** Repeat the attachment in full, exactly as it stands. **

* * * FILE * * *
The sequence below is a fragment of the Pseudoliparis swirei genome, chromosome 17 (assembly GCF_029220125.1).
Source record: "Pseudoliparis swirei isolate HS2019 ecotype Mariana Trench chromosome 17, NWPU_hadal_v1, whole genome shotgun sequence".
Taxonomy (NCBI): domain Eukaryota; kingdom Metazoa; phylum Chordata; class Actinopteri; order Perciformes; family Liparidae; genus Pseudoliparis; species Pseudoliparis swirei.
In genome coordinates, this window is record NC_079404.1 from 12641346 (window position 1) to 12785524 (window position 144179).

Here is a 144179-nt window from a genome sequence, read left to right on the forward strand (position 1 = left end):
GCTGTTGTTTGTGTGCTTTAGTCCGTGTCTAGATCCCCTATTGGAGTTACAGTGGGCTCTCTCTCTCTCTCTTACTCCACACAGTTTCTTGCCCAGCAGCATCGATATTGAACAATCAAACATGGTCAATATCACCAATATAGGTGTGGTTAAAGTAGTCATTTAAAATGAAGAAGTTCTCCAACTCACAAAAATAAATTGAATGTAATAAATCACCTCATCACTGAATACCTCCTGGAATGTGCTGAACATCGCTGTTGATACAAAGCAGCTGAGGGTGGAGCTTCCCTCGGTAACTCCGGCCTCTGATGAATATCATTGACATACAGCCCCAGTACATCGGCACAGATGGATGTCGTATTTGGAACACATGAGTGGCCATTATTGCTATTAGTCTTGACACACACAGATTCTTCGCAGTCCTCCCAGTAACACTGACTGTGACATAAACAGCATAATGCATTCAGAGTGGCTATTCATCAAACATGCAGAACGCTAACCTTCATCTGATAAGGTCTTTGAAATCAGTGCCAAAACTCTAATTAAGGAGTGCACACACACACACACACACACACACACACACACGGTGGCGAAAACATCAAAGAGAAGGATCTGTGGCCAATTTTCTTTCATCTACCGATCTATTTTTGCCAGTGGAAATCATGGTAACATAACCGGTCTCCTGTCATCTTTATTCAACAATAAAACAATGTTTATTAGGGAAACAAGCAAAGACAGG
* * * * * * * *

The sequence below is a fragment of the Pseudoliparis swirei genome, chromosome 17 (assembly GCF_029220125.1).
Source record: "Pseudoliparis swirei isolate HS2019 ecotype Mariana Trench chromosome 17, NWPU_hadal_v1, whole genome shotgun sequence".
Taxonomy (NCBI): domain Eukaryota; kingdom Metazoa; phylum Chordata; class Actinopteri; order Perciformes; family Liparidae; genus Pseudoliparis; species Pseudoliparis swirei.
In genome coordinates, this window is record NC_079404.1 from 12641346 (window position 1) to 12785524 (window position 144179).

Here is a 144179-nt window from a genome sequence, read left to right on the forward strand (position 1 = left end):
GCTGTTGTTTGTGTGCTTTAGTCCGTGTCTAGATCCCCTATTGGAGTTACAGTGGGCTCTCTCTCTCTCTCTTACTCCACACAGTTTCTTGCCCAGCAGCATCGATATTGAACAATCAAACATGGTCAATATCACCAATATAGGTGTGGTTAAAGTAGTCATTTAAAATGAAGAAGTTCTCCAACTCACAAAAATAAATTGAATGTAATAAATCACCTCATCACTGAATACCTCCTGGAATGTGCTGAACATCGCTGTTGATACAAAGCAGCTGAGGGTGGAGCTTCCCTCGGTAACTCCGGCCTCTGATGAATATCATTGACATACAGCCCCAGTACATCGGCACAGATGGATGTCGTATTTGGAACACATGAGTGGCCATTATTGCTATTAGTCTTGACACACACAGATTCTTCGCAGTCCTCCCAGTAACACTGACTGTGACATAAACAGCATAATGCATTCAGAGTGGCTATTCATCAAACATGCAGAACGCTAACCTTCATCTGATAAGGTCTTTGAAATCAGTGCCAAAACTCTAATTAAGGAGTGCACACACACACACACACACACACACACACACACGGTGGCGAAAACATCAAAGAGAAGGATCTGTGGCCAATTTTCTTTCATCTACCGATCTATTTTTGCCAGTGGAAATCATGGTAACATAACCGGTCTCCTGTCATCTTTATTCAACAATAAAACAATGTTTATTAGGGAAACAAGCAAAGACAGG